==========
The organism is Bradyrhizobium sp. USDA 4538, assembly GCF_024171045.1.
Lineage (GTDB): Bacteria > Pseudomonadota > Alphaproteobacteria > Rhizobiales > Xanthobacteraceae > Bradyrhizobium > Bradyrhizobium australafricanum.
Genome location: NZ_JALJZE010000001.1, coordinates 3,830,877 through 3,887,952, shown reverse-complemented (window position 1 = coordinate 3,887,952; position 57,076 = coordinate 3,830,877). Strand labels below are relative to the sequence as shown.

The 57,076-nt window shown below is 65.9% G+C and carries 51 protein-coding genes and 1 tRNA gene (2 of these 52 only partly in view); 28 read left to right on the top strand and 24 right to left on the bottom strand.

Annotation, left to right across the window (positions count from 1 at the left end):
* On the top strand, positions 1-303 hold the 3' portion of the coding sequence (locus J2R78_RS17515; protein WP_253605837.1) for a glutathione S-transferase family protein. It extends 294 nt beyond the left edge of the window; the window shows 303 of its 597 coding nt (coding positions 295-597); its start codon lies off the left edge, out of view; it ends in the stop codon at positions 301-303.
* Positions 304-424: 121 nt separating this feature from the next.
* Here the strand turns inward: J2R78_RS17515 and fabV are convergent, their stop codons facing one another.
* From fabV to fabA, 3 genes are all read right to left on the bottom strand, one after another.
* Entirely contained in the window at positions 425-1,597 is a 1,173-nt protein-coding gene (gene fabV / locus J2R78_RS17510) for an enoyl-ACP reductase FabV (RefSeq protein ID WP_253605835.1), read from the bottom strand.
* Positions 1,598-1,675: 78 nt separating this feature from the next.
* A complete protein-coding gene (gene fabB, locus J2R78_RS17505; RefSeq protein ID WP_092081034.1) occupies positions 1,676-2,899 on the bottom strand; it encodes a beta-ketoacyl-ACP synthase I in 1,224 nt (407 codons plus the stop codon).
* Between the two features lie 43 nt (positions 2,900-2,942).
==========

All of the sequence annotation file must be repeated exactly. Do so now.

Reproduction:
The organism is Bradyrhizobium sp. USDA 4538, assembly GCF_024171045.1.
Lineage (GTDB): Bacteria > Pseudomonadota > Alphaproteobacteria > Rhizobiales > Xanthobacteraceae > Bradyrhizobium > Bradyrhizobium australafricanum.
Genome location: NZ_JALJZE010000001.1, coordinates 3,830,877 through 3,887,952, shown reverse-complemented (window position 1 = coordinate 3,887,952; position 57,076 = coordinate 3,830,877). Strand labels below are relative to the sequence as shown.

The 57,076-nt window shown below is 65.9% G+C and carries 51 protein-coding genes and 1 tRNA gene (2 of these 52 only partly in view); 28 read left to right on the top strand and 24 right to left on the bottom strand.

Annotation, left to right across the window (positions count from 1 at the left end):
* On the top strand, positions 1-303 hold the 3' portion of the coding sequence (locus J2R78_RS17515; protein WP_253605837.1) for a glutathione S-transferase family protein. It extends 294 nt beyond the left edge of the window; the window shows 303 of its 597 coding nt (coding positions 295-597); its start codon lies off the left edge, out of view; it ends in the stop codon at positions 301-303.
* Positions 304-424: 121 nt separating this feature from the next.
* Here the strand turns inward: J2R78_RS17515 and fabV are convergent, their stop codons facing one another.
* From fabV to fabA, 3 genes are all read right to left on the bottom strand, one after another.
* Entirely contained in the window at positions 425-1,597 is a 1,173-nt protein-coding gene (gene fabV / locus J2R78_RS17510) for an enoyl-ACP reductase FabV (RefSeq protein ID WP_253605835.1), read from the bottom strand.
* Positions 1,598-1,675: 78 nt separating this feature from the next.
* A complete protein-coding gene (gene fabB, locus J2R78_RS17505; RefSeq protein ID WP_092081034.1) occupies positions 1,676-2,899 on the bottom strand; it encodes a beta-ketoacyl-ACP synthase I in 1,224 nt (407 codons plus the stop codon).
* Between the two features lie 43 nt (positions 2,900-2,942).